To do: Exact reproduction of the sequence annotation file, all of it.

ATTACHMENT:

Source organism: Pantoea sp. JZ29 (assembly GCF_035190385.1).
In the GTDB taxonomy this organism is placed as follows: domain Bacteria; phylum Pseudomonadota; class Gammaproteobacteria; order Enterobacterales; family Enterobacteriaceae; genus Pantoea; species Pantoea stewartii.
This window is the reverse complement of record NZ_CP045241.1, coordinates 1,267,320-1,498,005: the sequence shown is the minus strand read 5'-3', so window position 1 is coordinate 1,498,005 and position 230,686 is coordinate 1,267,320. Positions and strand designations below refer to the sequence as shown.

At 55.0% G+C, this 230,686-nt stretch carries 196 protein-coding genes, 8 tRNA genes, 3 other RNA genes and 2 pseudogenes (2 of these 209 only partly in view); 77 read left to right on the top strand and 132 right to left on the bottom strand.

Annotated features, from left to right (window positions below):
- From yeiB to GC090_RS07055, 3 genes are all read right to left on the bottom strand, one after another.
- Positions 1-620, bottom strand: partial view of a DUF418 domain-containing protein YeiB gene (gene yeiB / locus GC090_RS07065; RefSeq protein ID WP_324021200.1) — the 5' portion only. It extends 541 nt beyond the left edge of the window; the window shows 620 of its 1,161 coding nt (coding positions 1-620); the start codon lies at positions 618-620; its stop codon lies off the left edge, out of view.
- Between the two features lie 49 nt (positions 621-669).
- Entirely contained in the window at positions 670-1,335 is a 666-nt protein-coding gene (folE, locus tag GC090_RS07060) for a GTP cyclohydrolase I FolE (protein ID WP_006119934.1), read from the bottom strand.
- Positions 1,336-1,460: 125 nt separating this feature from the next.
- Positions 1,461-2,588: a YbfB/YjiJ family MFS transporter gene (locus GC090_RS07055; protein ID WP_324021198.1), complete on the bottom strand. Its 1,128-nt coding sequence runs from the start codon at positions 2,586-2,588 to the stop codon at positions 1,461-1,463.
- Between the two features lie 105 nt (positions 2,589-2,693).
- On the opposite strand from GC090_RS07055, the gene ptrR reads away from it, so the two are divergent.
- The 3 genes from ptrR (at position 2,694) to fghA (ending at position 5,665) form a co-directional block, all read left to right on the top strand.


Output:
Source organism: Pantoea sp. JZ29 (assembly GCF_035190385.1).
In the GTDB taxonomy this organism is placed as follows: domain Bacteria; phylum Pseudomonadota; class Gammaproteobacteria; order Enterobacterales; family Enterobacteriaceae; genus Pantoea; species Pantoea stewartii.
This window is the reverse complement of record NZ_CP045241.1, coordinates 1,267,320-1,498,005: the sequence shown is the minus strand read 5'-3', so window position 1 is coordinate 1,498,005 and position 230,686 is coordinate 1,267,320. Positions and strand designations below refer to the sequence as shown.

At 55.0% G+C, this 230,686-nt stretch carries 196 protein-coding genes, 8 tRNA genes, 3 other RNA genes and 2 pseudogenes (2 of these 209 only partly in view); 77 read left to right on the top strand and 132 right to left on the bottom strand.

Annotated features, from left to right (window positions below):
- From yeiB to GC090_RS07055, 3 genes are all read right to left on the bottom strand, one after another.
- Positions 1-620, bottom strand: partial view of a DUF418 domain-containing protein YeiB gene (gene yeiB / locus GC090_RS07065; RefSeq protein ID WP_324021200.1) — the 5' portion only. It extends 541 nt beyond the left edge of the window; the window shows 620 of its 1,161 coding nt (coding positions 1-620); the start codon lies at positions 618-620; its stop codon lies off the left edge, out of view.
- Between the two features lie 49 nt (positions 621-669).
- Entirely contained in the window at positions 670-1,335 is a 666-nt protein-coding gene (folE, locus tag GC090_RS07060) for a GTP cyclohydrolase I FolE (protein ID WP_006119934.1), read from the bottom strand.
- Positions 1,336-1,460: 125 nt separating this feature from the next.
- Positions 1,461-2,588: a YbfB/YjiJ family MFS transporter gene (locus GC090_RS07055; protein ID WP_324021198.1), complete on the bottom strand. Its 1,128-nt coding sequence runs from the start codon at positions 2,586-2,588 to the stop codon at positions 1,461-1,463.
- Between the two features lie 105 nt (positions 2,589-2,693).
- On the opposite strand from GC090_RS07055, the gene ptrR reads away from it, so the two are divergent.
- The 3 genes from ptrR (at position 2,694) to fghA (ending at position 5,665) form a co-directional block, all read left to right on the top strand.